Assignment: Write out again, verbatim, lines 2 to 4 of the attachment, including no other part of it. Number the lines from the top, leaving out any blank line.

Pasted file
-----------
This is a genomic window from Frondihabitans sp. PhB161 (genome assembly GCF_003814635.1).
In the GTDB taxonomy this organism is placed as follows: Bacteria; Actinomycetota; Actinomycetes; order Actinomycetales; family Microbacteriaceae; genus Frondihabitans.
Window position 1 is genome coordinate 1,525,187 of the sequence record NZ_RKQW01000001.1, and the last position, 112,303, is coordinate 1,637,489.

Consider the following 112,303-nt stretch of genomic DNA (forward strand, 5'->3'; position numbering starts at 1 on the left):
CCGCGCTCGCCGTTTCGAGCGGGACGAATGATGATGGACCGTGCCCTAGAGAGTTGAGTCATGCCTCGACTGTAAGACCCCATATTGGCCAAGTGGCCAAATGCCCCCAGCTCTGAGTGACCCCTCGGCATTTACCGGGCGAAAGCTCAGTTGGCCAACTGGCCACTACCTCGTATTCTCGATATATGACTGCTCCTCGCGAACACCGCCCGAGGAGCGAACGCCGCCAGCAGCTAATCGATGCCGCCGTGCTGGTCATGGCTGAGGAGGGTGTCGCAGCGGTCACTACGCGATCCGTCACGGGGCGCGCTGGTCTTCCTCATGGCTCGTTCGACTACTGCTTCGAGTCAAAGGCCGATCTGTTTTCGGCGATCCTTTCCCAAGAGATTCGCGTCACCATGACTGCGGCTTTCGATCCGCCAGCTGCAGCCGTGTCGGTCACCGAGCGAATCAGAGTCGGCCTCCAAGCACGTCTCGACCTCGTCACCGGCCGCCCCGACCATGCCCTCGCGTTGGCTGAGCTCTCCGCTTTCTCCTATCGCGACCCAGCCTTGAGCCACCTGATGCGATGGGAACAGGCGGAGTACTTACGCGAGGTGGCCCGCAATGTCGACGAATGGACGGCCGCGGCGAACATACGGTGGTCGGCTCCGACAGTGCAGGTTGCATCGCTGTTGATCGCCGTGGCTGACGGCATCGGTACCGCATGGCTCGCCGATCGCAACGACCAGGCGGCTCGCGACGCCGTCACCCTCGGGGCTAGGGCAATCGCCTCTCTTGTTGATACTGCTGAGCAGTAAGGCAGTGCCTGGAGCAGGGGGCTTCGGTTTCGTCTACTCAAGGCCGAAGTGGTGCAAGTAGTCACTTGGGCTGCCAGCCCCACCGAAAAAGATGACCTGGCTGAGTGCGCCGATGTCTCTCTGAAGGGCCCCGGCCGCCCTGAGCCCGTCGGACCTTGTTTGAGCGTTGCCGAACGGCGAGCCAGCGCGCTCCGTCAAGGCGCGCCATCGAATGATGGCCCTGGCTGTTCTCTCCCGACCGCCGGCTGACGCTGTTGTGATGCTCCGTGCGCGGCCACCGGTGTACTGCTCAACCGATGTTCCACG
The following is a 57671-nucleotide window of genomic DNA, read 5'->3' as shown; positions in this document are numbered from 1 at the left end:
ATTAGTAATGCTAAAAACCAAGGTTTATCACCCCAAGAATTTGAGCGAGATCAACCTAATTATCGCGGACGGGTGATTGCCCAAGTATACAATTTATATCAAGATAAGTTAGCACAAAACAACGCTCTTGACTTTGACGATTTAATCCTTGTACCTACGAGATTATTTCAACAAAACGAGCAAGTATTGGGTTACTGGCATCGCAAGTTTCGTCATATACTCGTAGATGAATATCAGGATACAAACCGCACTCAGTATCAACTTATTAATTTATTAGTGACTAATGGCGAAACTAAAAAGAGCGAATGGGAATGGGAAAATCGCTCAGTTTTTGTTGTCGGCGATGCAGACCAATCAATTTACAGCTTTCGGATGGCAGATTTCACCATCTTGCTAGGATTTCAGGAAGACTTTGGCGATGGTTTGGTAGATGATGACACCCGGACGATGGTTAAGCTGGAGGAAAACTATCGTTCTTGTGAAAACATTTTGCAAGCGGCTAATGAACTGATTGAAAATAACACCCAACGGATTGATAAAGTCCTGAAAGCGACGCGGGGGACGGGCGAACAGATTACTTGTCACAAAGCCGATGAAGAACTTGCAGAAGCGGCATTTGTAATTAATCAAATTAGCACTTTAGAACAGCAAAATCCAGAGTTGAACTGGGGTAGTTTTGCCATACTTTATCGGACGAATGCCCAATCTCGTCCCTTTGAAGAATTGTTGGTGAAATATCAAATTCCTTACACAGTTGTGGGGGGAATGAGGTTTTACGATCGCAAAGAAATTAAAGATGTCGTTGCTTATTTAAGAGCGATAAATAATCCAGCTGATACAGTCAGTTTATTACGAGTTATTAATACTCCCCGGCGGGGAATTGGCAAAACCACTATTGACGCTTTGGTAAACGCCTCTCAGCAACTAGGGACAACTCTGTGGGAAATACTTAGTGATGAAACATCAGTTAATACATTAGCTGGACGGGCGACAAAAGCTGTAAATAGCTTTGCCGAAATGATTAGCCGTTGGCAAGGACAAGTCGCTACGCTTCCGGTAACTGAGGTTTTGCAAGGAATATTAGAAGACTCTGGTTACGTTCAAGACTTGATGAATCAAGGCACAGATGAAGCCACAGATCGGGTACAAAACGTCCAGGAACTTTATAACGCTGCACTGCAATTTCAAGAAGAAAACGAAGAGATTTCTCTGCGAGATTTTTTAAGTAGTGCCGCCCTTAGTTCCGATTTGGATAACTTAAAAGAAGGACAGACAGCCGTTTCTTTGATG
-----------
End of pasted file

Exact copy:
In the GTDB taxonomy this organism is placed as follows: Bacteria; Actinomycetota; Actinomycetes; order Actinomycetales; family Microbacteriaceae; genus Frondihabitans.
Window position 1 is genome coordinate 1,525,187 of the sequence record NZ_RKQW01000001.1, and the last position, 112,303, is coordinate 1,637,489.

Consider the following 112,303-nt stretch of genomic DNA (forward strand, 5'->3'; position numbering starts at 1 on the left):